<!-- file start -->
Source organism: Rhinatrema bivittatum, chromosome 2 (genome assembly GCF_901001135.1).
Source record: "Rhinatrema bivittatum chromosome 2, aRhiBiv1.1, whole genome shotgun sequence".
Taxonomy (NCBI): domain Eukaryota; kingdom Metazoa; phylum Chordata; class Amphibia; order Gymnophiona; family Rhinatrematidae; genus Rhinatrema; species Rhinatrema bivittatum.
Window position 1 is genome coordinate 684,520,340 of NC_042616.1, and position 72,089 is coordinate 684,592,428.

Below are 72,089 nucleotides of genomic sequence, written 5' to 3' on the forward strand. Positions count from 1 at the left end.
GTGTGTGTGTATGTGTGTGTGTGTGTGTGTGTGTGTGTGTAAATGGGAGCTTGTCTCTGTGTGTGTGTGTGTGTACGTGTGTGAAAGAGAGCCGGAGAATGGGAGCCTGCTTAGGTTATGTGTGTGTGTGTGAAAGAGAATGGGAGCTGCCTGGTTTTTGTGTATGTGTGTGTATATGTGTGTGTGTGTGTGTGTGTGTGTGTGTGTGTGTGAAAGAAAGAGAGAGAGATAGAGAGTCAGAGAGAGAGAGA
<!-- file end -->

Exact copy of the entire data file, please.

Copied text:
Source organism: Rhinatrema bivittatum, chromosome 2 (genome assembly GCF_901001135.1).
Source record: "Rhinatrema bivittatum chromosome 2, aRhiBiv1.1, whole genome shotgun sequence".
Taxonomy (NCBI): domain Eukaryota; kingdom Metazoa; phylum Chordata; class Amphibia; order Gymnophiona; family Rhinatrematidae; genus Rhinatrema; species Rhinatrema bivittatum.
Window position 1 is genome coordinate 684,520,340 of NC_042616.1, and position 72,089 is coordinate 684,592,428.

Below are 72,089 nucleotides of genomic sequence, written 5' to 3' on the forward strand. Positions count from 1 at the left end.
GTGTGTGTGTATGTGTGTGTGTGTGTGTGTGTGTGTGTGTAAATGGGAGCTTGTCTCTGTGTGTGTGTGTGTGTACGTGTGTGAAAGAGAGCCGGAGAATGGGAGCCTGCTTAGGTTATGTGTGTGTGTGTGAAAGAGAATGGGAGCTGCCTGGTTTTTGTGTATGTGTGTGTATATGTGTGTGTGTGTGTGTGTGTGTGTGTGTGTGTGTGAAAGAAAGAGAGAGAGATAGAGAGTCAGAGAGAGAGAGA